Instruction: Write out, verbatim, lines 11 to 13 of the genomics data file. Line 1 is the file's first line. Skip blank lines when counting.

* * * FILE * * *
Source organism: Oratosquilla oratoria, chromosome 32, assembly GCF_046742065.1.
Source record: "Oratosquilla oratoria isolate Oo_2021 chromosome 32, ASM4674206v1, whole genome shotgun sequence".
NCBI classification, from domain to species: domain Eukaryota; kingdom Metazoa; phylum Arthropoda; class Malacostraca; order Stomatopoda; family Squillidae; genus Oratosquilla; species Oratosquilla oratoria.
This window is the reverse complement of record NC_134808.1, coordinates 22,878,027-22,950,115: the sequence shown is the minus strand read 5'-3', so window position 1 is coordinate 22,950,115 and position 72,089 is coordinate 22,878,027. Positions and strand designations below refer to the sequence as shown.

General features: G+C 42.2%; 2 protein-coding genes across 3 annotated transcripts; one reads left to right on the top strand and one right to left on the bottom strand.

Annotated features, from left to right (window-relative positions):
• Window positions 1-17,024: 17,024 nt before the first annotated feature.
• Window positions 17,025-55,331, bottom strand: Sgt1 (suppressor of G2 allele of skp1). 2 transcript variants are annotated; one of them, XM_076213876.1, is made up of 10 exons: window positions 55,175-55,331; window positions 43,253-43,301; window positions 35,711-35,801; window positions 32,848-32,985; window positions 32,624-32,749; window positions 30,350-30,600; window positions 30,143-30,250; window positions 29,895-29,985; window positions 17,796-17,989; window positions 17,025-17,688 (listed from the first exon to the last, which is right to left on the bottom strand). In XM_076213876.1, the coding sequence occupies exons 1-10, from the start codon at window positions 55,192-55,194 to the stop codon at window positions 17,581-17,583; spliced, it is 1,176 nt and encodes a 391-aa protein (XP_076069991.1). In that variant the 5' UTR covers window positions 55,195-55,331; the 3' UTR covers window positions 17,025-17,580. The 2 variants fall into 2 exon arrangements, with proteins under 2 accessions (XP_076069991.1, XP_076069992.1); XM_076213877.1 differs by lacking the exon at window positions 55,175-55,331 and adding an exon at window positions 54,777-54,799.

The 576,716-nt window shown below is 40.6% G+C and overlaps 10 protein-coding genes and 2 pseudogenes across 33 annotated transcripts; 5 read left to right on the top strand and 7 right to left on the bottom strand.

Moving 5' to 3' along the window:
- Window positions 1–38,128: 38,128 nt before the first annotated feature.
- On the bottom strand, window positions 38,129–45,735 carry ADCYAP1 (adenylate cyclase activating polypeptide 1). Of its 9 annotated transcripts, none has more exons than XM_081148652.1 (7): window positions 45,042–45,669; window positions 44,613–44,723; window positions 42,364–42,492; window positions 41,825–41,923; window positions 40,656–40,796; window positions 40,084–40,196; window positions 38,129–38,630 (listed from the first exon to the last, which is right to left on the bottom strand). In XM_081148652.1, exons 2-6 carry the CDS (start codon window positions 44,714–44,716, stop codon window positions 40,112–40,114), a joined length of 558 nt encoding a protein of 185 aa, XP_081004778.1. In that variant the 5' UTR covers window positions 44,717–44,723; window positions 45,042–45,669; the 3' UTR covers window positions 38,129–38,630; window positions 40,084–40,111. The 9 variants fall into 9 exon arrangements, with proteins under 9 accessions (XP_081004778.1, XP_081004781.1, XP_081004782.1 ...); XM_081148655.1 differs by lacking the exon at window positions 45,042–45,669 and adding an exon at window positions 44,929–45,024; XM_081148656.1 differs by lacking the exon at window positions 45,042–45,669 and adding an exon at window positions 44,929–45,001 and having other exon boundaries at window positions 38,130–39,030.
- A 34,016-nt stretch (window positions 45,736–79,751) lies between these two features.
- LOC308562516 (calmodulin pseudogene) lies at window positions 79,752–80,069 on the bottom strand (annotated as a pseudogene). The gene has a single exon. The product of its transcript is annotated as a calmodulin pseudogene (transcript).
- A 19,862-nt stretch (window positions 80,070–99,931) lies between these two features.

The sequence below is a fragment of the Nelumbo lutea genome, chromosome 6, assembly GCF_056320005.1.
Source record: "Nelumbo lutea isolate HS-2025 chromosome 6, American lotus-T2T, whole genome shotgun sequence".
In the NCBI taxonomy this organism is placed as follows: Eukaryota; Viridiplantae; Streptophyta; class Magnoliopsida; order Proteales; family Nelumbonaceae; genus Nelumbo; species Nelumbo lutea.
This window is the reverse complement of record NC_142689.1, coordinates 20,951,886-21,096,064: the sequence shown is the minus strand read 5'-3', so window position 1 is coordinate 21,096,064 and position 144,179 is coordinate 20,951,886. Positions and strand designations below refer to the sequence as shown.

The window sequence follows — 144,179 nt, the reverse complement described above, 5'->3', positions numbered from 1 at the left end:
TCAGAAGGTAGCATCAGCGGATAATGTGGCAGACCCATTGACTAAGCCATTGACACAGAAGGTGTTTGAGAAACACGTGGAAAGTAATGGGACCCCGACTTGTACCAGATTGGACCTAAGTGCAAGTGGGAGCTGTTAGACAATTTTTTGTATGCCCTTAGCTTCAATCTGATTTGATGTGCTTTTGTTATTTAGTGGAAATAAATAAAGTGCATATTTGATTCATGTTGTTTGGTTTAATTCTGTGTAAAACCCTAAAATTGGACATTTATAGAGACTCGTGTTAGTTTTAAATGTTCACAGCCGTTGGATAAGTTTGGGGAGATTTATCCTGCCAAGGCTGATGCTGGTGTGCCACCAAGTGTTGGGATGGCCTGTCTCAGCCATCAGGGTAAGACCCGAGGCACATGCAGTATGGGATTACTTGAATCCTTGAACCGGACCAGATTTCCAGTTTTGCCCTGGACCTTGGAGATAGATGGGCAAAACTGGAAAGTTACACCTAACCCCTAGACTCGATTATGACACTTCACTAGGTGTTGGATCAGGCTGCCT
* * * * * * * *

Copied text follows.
- Window positions 1–38,128: 38,128 nt before the first annotated feature.
- On the bottom strand, window positions 38,129–45,735 carry ADCYAP1 (adenylate cyclase activating polypeptide 1). Of its 9 annotated transcripts, none has more exons than XM_081148652.1 (7): window positions 45,042–45,669; window positions 44,613–44,723; window positions 42,364–42,492; window positions 41,825–41,923; window positions 40,656–40,796; window positions 40,084–40,196; window positions 38,129–38,630 (listed from the first exon to the last, which is right to left on the bottom strand). In XM_081148652.1, exons 2-6 carry the CDS (start codon window positions 44,714–44,716, stop codon window positions 40,112–40,114), a joined length of 558 nt encoding a protein of 185 aa, XP_081004778.1. In that variant the 5' UTR covers window positions 44,717–44,723; window positions 45,042–45,669; the 3' UTR covers window positions 38,129–38,630; window positions 40,084–40,111. The 9 variants fall into 9 exon arrangements, with proteins under 9 accessions (XP_081004778.1, XP_081004781.1, XP_081004782.1 ...); XM_081148655.1 differs by lacking the exon at window positions 45,042–45,669 and adding an exon at window positions 44,929–45,024; XM_081148656.1 differs by lacking the exon at window positions 45,042–45,669 and adding an exon at window positions 44,929–45,001 and having other exon boundaries at window positions 38,130–39,030.
- A 34,016-nt stretch (window positions 45,736–79,751) lies between these two features.